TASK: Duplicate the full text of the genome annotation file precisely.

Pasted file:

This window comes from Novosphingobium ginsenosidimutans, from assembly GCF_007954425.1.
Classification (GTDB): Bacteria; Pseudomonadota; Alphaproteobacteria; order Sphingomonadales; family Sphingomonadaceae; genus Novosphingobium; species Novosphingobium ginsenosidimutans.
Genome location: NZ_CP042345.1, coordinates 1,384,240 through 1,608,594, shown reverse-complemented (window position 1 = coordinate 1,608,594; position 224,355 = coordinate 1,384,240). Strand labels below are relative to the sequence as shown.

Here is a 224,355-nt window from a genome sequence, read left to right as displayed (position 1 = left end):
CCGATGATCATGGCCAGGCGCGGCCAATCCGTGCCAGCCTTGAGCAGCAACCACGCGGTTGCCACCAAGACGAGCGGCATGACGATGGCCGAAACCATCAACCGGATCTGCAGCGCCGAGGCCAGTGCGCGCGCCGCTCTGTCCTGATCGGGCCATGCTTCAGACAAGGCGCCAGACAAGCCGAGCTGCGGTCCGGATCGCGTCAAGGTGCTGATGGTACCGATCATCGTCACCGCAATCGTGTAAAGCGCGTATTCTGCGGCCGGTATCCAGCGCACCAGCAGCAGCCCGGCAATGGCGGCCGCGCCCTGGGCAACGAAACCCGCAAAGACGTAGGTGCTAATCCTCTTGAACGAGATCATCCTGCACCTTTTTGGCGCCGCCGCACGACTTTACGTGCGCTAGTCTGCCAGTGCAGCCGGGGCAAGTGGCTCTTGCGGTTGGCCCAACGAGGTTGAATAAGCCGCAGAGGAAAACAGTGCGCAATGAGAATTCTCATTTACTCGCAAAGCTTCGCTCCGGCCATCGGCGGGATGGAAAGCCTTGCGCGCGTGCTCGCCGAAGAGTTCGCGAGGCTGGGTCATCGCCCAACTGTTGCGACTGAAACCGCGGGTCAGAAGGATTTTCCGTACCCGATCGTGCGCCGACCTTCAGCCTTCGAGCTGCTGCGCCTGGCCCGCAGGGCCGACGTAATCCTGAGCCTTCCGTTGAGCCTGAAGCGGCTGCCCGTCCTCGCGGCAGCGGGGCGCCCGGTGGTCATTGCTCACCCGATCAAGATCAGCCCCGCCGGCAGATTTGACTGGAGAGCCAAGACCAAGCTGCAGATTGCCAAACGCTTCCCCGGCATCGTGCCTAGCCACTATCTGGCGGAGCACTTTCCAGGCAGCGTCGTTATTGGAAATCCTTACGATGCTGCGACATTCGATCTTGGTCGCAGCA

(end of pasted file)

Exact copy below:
This window comes from Novosphingobium ginsenosidimutans, from assembly GCF_007954425.1.
Classification (GTDB): Bacteria; Pseudomonadota; Alphaproteobacteria; order Sphingomonadales; family Sphingomonadaceae; genus Novosphingobium; species Novosphingobium ginsenosidimutans.
Genome location: NZ_CP042345.1, coordinates 1,384,240 through 1,608,594, shown reverse-complemented (window position 1 = coordinate 1,608,594; position 224,355 = coordinate 1,384,240). Strand labels below are relative to the sequence as shown.

Here is a 224,355-nt window from a genome sequence, read left to right as displayed (position 1 = left end):
CCGATGATCATGGCCAGGCGCGGCCAATCCGTGCCAGCCTTGAGCAGCAACCACGCGGTTGCCACCAAGACGAGCGGCATGACGATGGCCGAAACCATCAACCGGATCTGCAGCGCCGAGGCCAGTGCGCGCGCCGCTCTGTCCTGATCGGGCCATGCTTCAGACAAGGCGCCAGACAAGCCGAGCTGCGGTCCGGATCGCGTCAAGGTGCTGATGGTACCGATCATCGTCACCGCAATCGTGTAAAGCGCGTATTCTGCGGCCGGTATCCAGCGCACCAGCAGCAGCCCGGCAATGGCGGCCGCGCCCTGGGCAACGAAACCCGCAAAGACGTAGGTGCTAATCCTCTTGAACGAGATCATCCTGCACCTTTTTGGCGCCGCCGCACGACTTTACGTGCGCTAGTCTGCCAGTGCAGCCGGGGCAAGTGGCTCTTGCGGTTGGCCCAACGAGGTTGAATAAGCCGCAGAGGAAAACAGTGCGCAATGAGAATTCTCATTTACTCGCAAAGCTTCGCTCCGGCCATCGGCGGGATGGAAAGCCTTGCGCGCGTGCTCGCCGAAGAGTTCGCGAGGCTGGGTCATCGCCCAACTGTTGCGACTGAAACCGCGGGTCAGAAGGATTTTCCGTACCCGATCGTGCGCCGACCTTCAGCCTTCGAGCTGCTGCGCCTGGCCCGCAGGGCCGACGTAATCCTGAGCCTTCCGTTGAGCCTGAAGCGGCTGCCCGTCCTCGCGGCAGCGGGGCGCCCGGTGGTCATTGCTCACCCGATCAAGATCAGCCCCGCCGGCAGATTTGACTGGAGAGCCAAGACCAAGCTGCAGATTGCCAAACGCTTCCCCGGCATCGTGCCTAGCCACTATCTGGCGGAGCACTTTCCAGGCAGCGTCGTTATTGGAAATCCTTACGATGCTGCGACATTCGATCTTGGTCGCAGCA